Cancun Agreement Summary

Unlike Copenhagen, the majority of countries have described the process led by the Mexican Presidency as transparent, which has established a basis for confidence in the negotiations. During 2010, countries felt inclusively consulted and were not concerned about the creation of a “secret text” and an overdoing their work in Cancun. This trust was fundamental to reaching an agreement. Through REDD, Norway and Ecuador reported on the main outstanding issues: funding; The scope of a REDD mechanism The link between the national and sub-national levels; and MRV security. Ecuador said the parties were on the verge of reaching agreement on a balanced text. Norway called for a spirit of compromise and declared that “no family, no community, no international community can survive without compromise.” From the beginning, Cancun was very different from Copenhagen: fewer heads of state and government, less media intoxication and celebrity electrifying corridors and much lower expectations. Cancun was not expected to produce a “big bang” result, but it was widely seen as a springboard for a future agreement. Nevertheless, most conference participants agreed that the issue of multilateralism and the fate of the UNFCCC process was important: “If we do not reach agreement on this, I do not see how it would be otherwise next year,” commented one negotiator. Overall, participants agreed that a further failure could lead countries to remove the UNFCCC framework and take increasingly informal initiatives, hampering international cooperation on climate change. Some felt that this “real and concrete risk” to the UNFCCC process had increased the willingness of the parties, or even the determination to seek acceptable compromises in Cancun. With regard to REDD, the agreement reaffirms that, if adequate and predictable support is provided, developing countries should aim to slow, stop and reverse forest cover and carbon loss.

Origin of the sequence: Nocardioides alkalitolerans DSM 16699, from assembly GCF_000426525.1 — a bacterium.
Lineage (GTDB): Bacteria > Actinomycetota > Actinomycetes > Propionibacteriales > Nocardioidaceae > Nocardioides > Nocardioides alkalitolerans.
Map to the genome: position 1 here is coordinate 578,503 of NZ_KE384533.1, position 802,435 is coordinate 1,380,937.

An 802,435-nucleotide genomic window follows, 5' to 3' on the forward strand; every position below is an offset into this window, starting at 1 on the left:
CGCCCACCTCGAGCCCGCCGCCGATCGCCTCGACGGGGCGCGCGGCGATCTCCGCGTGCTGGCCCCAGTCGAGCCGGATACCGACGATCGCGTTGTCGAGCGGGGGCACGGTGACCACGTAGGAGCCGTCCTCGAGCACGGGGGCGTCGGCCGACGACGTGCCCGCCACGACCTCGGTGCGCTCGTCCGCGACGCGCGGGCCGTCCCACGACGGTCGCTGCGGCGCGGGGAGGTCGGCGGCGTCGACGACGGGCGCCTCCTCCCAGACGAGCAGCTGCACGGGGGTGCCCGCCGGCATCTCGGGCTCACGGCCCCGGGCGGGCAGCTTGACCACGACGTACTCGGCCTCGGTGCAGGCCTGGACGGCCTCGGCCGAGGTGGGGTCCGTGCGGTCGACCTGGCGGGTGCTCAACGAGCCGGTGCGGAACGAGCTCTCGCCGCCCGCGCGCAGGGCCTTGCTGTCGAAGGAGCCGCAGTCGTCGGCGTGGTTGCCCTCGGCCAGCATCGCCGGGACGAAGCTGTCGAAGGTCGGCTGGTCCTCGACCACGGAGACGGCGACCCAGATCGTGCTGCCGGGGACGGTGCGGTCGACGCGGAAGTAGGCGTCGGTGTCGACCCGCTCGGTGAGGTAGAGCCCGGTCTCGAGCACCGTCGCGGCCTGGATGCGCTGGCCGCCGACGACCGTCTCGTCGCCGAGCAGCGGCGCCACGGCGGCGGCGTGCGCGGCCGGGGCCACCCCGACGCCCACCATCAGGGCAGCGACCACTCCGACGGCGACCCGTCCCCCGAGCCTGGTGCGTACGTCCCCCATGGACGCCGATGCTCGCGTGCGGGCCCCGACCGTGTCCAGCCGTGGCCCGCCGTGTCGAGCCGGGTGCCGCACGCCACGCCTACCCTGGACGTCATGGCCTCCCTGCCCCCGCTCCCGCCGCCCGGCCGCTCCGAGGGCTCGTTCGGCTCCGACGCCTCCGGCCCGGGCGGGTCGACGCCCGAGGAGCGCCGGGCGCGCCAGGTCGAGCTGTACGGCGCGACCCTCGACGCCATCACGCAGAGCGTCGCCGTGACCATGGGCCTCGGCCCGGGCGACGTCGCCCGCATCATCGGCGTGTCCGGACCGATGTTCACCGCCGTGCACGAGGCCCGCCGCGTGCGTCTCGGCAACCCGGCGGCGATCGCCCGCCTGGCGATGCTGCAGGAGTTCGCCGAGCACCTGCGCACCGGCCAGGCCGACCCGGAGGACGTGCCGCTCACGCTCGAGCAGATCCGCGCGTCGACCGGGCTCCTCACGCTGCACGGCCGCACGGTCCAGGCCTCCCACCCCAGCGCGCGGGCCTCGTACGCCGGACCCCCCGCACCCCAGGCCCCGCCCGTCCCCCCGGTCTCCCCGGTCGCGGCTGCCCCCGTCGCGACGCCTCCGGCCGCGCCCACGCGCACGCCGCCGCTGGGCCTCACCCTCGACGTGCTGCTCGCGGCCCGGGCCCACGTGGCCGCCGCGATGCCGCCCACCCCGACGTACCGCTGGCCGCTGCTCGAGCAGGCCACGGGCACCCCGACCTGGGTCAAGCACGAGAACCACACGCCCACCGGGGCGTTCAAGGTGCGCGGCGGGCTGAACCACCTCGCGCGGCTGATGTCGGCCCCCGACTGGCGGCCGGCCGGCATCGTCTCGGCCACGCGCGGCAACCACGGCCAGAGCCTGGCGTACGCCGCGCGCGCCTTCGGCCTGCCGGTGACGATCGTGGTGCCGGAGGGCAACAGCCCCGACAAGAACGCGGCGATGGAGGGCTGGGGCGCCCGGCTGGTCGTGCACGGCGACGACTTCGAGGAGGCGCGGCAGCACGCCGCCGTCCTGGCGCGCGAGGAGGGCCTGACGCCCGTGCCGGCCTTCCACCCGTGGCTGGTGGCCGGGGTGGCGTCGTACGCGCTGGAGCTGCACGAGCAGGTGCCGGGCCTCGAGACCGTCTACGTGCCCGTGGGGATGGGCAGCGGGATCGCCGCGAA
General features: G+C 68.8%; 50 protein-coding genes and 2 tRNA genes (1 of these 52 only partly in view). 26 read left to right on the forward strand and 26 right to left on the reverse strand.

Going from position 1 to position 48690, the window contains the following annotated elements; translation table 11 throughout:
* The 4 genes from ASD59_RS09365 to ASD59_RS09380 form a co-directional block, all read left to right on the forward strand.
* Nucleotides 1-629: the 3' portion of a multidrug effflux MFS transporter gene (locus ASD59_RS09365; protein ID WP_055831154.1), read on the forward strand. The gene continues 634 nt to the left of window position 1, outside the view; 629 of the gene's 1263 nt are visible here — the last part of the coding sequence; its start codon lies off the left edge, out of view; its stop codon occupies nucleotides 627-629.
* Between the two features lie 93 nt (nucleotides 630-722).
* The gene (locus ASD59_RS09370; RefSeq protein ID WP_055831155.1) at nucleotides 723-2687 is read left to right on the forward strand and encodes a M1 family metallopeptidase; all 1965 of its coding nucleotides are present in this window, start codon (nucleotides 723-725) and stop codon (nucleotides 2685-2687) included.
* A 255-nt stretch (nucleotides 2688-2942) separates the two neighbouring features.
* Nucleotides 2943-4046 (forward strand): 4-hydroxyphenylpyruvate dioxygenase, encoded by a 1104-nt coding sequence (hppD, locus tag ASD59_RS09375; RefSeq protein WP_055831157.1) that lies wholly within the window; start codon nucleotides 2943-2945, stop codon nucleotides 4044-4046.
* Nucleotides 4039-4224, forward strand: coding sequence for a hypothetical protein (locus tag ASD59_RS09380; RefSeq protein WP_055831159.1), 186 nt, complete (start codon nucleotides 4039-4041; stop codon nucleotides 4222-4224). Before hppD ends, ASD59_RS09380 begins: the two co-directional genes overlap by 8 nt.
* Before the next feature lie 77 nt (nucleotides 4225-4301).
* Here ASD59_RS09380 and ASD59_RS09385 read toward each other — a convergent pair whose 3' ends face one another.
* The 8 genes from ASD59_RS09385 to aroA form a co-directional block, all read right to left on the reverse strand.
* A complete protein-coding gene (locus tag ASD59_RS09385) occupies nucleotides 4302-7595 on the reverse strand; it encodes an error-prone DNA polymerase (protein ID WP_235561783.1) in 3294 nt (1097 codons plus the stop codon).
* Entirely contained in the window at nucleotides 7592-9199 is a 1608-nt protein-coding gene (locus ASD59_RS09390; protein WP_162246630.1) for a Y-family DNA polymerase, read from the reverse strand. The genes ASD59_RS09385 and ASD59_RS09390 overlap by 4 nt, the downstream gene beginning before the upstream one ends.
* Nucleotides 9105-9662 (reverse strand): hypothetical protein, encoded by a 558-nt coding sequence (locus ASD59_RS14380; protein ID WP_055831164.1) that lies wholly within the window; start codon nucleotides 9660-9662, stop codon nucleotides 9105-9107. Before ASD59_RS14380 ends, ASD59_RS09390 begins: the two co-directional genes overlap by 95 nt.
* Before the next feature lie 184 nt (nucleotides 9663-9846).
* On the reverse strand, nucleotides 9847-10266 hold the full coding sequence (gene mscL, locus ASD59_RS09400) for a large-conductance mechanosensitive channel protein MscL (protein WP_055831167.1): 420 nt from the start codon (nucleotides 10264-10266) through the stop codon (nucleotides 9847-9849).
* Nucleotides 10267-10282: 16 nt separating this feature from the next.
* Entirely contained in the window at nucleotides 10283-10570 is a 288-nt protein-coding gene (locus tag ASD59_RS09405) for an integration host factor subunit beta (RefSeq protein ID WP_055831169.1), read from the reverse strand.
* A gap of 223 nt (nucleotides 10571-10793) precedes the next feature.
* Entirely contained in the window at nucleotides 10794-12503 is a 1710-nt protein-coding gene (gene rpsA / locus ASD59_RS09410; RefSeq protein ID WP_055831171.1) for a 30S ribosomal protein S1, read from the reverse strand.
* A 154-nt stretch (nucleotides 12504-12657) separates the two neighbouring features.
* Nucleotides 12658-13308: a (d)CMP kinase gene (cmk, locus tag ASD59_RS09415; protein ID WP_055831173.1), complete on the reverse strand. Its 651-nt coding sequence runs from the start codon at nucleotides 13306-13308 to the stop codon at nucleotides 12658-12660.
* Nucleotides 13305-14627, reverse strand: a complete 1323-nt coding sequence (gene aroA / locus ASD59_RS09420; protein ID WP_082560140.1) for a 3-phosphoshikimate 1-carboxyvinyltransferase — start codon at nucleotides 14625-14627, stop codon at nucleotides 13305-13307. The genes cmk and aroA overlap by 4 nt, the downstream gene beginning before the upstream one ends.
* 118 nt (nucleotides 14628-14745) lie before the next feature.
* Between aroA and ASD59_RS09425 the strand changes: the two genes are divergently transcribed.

It encourages contracting parties in developing countries to contribute to the fight against climate change in the forestry sector by reducing emissions from deforestation and deterioration; Preserving carbon reserves in forests; Sustainable forest management; Improved carbon reserves in forests. As part of this objective, developing countries are invited to develop, as an intermediate measure, a national strategy or national action plan, national research values or sub-national benchmarks, a robust and transparent national forest monitoring system and an information system on how protection measures (in Appendix I of the decision) are addressed throughout implementation. With regard to technology transfer and technological development, the agreement provides that technology transfer and technological development consist of supporting mitigation and adaptation measures and identifying technological needs at the national level. A technology mechanism will be put in place, including an Executive Technology Committee (its composition and mandate are included in Appendix V of the decision) and a climate technology centre and network (CTCN). This summary follows the structure below.